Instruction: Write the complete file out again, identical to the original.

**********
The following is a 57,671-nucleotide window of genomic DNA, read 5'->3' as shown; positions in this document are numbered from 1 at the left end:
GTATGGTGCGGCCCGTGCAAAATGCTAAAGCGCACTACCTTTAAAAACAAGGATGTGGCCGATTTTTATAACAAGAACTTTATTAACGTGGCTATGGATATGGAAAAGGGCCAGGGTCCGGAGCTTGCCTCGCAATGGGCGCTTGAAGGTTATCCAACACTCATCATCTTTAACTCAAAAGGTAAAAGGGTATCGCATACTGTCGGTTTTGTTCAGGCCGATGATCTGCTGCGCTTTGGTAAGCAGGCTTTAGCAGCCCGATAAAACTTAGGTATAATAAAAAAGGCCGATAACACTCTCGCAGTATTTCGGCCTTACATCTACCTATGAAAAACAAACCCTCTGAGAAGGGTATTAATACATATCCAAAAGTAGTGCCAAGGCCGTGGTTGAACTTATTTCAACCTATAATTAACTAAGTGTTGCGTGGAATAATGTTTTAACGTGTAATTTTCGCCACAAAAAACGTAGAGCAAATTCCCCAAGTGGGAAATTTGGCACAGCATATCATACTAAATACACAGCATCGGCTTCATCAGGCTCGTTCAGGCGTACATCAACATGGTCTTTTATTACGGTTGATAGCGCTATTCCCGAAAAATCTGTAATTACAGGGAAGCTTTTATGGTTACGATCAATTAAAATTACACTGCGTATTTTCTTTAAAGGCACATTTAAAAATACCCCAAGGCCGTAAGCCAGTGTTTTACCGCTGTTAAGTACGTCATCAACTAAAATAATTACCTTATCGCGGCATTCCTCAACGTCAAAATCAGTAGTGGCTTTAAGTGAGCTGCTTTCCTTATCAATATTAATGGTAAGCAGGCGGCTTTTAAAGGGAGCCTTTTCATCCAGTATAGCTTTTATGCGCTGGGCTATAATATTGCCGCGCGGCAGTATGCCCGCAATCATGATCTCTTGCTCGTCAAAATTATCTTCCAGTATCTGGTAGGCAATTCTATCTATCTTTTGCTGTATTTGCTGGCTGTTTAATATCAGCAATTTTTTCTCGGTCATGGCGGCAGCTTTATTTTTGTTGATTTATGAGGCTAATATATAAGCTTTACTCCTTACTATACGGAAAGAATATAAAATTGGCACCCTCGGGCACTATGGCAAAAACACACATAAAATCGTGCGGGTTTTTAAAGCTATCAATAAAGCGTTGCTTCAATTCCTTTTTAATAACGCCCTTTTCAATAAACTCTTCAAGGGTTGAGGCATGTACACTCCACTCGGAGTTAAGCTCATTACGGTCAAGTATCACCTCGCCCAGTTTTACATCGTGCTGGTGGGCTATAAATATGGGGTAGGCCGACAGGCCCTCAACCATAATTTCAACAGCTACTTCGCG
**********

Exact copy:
The following is a 57,671-nucleotide window of genomic DNA, read 5'->3' as shown; positions in this document are numbered from 1 at the left end:
GTATGGTGCGGCCCGTGCAAAATGCTAAAGCGCACTACCTTTAAAAACAAGGATGTGGCCGATTTTTATAACAAGAACTTTATTAACGTGGCTATGGATATGGAAAAGGGCCAGGGTCCGGAGCTTGCCTCGCAATGGGCGCTTGAAGGTTATCCAACACTCATCATCTTTAACTCAAAAGGTAAAAGGGTATCGCATACTGTCGGTTTTGTTCAGGCCGATGATCTGCTGCGCTTTGGTAAGCAGGCTTTAGCAGCCCGATAAAACTTAGGTATAATAAAAAAGGCCGATAACACTCTCGCAGTATTTCGGCCTTACATCTACCTATGAAAAACAAACCCTCTGAGAAGGGTATTAATACATATCCAAAAGTAGTGCCAAGGCCGTGGTTGAACTTATTTCAACCTATAATTAACTAAGTGTTGCGTGGAATAATGTTTTAACGTGTAATTTTCGCCACAAAAAACGTAGAGCAAATTCCCCAAGTGGGAAATTTGGCACAGCATATCATACTAAATACACAGCATCGGCTTCATCAGGCTCGTTCAGGCGTACATCAACATGGTCTTTTATTACGGTTGATAGCGCTATTCCCGAAAAATCTGTAATTACAGGGAAGCTTTTATGGTTACGATCAATTAAAATTACACTGCGTATTTTCTTTAAAGGCACATTTAAAAATACCCCAAGGCCGTAAGCCAGTGTTTTACCGCTGTTAAGTACGTCATCAACTAAAATAATTACCTTATCGCGGCATTCCTCAACGTCAAAATCAGTAGTGGCTTTAAGTGAGCTGCTTTCCTTATCAATATTAATGGTAAGCAGGCGGCTTTTAAAGGGAGCCTTTTCATCCAGTATAGCTTTTATGCGCTGGGCTATAATATTGCCGCGCGGCAGTATGCCCGCAATCATGATCTCTTGCTCGTCAAAATTATCTTCCAGTATCTGGTAGGCAATTCTATCTATCTTTTGCTGTATTTGCTGGCTGTTTAATATCAGCAATTTTTTCTCGGTCATGGCGGCAGCTTTATTTTTGTTGATTTATGAGGCTAATATATAAGCTTTACTCCTTACTATACGGAAAGAATATAAAATTGGCACCCTCGGGCACTATGGCAAAAACACACATAAAATCGTGCGGGTTTTTAAAGCTATCAATAAAGCGTTGCTTCAATTCCTTTTTAATAACGCCCTTTTCAATAAACTCTTCAAGGGTTGAGGCATGTACACTCCACTCGGAGTTAAGCTCATTACGGTCAAGTATCACCTCGCCCAGTTTTACATCGTGCTGGTGGGCTATAAATATGGGGTAGGCCGACAGGCCCTCAACCATAATTTCAACAGCTACTTCGCG